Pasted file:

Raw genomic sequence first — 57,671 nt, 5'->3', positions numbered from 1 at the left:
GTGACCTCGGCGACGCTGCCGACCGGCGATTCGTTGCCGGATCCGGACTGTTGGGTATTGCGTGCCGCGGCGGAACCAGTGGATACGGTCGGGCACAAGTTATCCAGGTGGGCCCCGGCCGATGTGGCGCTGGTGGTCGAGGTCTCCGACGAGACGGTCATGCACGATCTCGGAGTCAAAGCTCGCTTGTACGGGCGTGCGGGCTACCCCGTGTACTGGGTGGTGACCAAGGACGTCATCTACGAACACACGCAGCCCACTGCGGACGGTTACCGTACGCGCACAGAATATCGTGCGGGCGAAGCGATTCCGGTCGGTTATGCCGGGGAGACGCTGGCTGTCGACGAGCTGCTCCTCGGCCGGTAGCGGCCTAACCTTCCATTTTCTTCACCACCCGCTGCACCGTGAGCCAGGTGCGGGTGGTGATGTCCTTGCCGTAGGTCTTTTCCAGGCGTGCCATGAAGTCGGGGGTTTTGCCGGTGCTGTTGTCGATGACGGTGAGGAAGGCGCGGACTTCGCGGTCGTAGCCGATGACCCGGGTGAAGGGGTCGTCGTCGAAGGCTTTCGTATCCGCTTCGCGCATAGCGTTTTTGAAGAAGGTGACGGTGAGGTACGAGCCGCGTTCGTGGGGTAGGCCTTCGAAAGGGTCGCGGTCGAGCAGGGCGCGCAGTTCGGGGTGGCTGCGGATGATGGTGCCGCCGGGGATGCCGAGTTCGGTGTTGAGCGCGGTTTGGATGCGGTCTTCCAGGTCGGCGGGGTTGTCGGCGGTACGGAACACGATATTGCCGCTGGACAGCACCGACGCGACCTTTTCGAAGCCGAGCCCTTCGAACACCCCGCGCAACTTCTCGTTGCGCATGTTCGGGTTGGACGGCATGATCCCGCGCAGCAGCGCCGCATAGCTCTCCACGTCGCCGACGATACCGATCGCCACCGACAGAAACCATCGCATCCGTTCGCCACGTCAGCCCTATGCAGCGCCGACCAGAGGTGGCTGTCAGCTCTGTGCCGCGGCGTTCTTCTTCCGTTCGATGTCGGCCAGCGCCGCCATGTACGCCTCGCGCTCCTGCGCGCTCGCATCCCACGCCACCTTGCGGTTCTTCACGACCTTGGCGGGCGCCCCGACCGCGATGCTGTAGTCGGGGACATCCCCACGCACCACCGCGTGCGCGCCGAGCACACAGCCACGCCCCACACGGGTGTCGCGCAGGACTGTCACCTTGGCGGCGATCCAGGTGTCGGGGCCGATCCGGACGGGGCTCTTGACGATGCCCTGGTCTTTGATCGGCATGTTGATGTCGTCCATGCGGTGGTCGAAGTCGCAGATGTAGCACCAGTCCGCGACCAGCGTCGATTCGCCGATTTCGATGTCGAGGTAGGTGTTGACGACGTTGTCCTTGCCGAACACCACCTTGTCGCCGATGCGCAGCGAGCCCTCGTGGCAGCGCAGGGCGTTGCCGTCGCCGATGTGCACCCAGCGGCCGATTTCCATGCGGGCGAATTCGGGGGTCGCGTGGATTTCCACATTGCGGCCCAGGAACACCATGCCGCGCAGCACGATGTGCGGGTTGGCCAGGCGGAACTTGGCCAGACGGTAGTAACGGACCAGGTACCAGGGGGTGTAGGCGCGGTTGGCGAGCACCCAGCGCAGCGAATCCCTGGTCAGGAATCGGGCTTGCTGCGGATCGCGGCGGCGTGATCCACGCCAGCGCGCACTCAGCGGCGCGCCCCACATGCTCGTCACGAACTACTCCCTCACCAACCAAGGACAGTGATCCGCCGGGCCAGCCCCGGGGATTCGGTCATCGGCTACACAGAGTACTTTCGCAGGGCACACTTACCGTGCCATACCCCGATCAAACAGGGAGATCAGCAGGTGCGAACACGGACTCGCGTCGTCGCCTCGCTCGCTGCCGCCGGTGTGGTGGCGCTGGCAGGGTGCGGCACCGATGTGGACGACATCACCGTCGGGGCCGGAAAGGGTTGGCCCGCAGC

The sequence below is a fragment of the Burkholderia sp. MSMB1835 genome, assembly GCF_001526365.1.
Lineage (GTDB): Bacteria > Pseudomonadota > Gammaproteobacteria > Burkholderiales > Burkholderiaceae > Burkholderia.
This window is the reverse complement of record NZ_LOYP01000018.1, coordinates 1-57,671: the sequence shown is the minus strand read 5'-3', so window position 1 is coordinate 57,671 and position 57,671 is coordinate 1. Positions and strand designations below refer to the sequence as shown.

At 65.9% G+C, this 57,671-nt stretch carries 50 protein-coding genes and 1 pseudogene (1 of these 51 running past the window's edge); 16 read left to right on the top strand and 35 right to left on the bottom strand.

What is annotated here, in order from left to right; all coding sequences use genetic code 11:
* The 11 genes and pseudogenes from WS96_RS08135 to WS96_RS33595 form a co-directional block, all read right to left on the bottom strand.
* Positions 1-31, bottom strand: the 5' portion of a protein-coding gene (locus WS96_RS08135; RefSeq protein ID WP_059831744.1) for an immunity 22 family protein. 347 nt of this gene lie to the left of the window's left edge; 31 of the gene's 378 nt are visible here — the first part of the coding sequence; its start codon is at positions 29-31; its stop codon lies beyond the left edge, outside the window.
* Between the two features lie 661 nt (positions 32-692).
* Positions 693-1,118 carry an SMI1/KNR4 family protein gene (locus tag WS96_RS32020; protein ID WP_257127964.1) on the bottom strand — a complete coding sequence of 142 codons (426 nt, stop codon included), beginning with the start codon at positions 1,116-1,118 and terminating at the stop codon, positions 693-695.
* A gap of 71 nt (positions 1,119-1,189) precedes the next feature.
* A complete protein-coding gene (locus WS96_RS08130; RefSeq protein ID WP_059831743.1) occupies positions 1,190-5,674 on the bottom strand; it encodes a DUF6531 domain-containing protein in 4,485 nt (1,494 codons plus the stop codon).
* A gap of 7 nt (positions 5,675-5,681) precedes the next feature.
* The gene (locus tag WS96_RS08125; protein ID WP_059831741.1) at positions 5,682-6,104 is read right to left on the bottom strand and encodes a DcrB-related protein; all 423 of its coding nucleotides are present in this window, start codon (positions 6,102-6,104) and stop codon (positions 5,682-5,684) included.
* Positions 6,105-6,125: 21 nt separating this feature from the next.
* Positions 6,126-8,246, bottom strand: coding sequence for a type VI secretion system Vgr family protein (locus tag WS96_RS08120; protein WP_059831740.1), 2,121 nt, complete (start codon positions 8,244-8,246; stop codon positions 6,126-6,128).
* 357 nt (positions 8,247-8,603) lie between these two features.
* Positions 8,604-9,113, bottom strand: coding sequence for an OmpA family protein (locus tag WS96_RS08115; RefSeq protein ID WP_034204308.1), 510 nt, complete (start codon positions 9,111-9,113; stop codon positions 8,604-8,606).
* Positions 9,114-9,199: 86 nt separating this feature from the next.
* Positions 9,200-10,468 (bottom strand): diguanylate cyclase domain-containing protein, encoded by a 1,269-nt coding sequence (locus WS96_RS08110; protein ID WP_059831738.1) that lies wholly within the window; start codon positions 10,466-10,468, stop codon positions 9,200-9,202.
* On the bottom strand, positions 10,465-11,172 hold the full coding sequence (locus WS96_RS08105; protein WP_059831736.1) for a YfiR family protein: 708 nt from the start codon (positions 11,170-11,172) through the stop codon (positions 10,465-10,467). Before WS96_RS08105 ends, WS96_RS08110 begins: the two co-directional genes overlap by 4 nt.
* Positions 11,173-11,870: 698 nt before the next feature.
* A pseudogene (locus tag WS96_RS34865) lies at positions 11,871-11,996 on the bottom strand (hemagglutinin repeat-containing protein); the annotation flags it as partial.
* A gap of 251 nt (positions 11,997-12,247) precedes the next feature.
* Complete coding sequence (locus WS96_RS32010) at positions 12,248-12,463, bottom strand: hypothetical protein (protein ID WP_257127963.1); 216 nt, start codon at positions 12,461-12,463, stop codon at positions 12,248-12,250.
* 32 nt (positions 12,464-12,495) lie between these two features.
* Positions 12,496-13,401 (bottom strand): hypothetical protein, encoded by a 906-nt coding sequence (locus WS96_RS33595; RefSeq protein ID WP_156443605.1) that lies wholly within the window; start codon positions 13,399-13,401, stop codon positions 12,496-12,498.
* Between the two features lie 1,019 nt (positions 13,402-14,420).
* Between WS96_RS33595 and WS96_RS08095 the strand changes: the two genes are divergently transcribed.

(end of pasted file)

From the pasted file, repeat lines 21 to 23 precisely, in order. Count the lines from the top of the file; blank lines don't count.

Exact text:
* Positions 9,200-10,468 (bottom strand): diguanylate cyclase domain-containing protein, encoded by a 1,269-nt coding sequence (locus WS96_RS08110; protein ID WP_059831738.1) that lies wholly within the window; start codon positions 10,466-10,468, stop codon positions 9,200-9,202.
* On the bottom strand, positions 10,465-11,172 hold the full coding sequence (locus WS96_RS08105; protein WP_059831736.1) for a YfiR family protein: 708 nt from the start codon (positions 11,170-11,172) through the stop codon (positions 10,465-10,467). Before WS96_RS08105 ends, WS96_RS08110 begins: the two co-directional genes overlap by 4 nt.
* Positions 11,173-11,870: 698 nt before the next feature.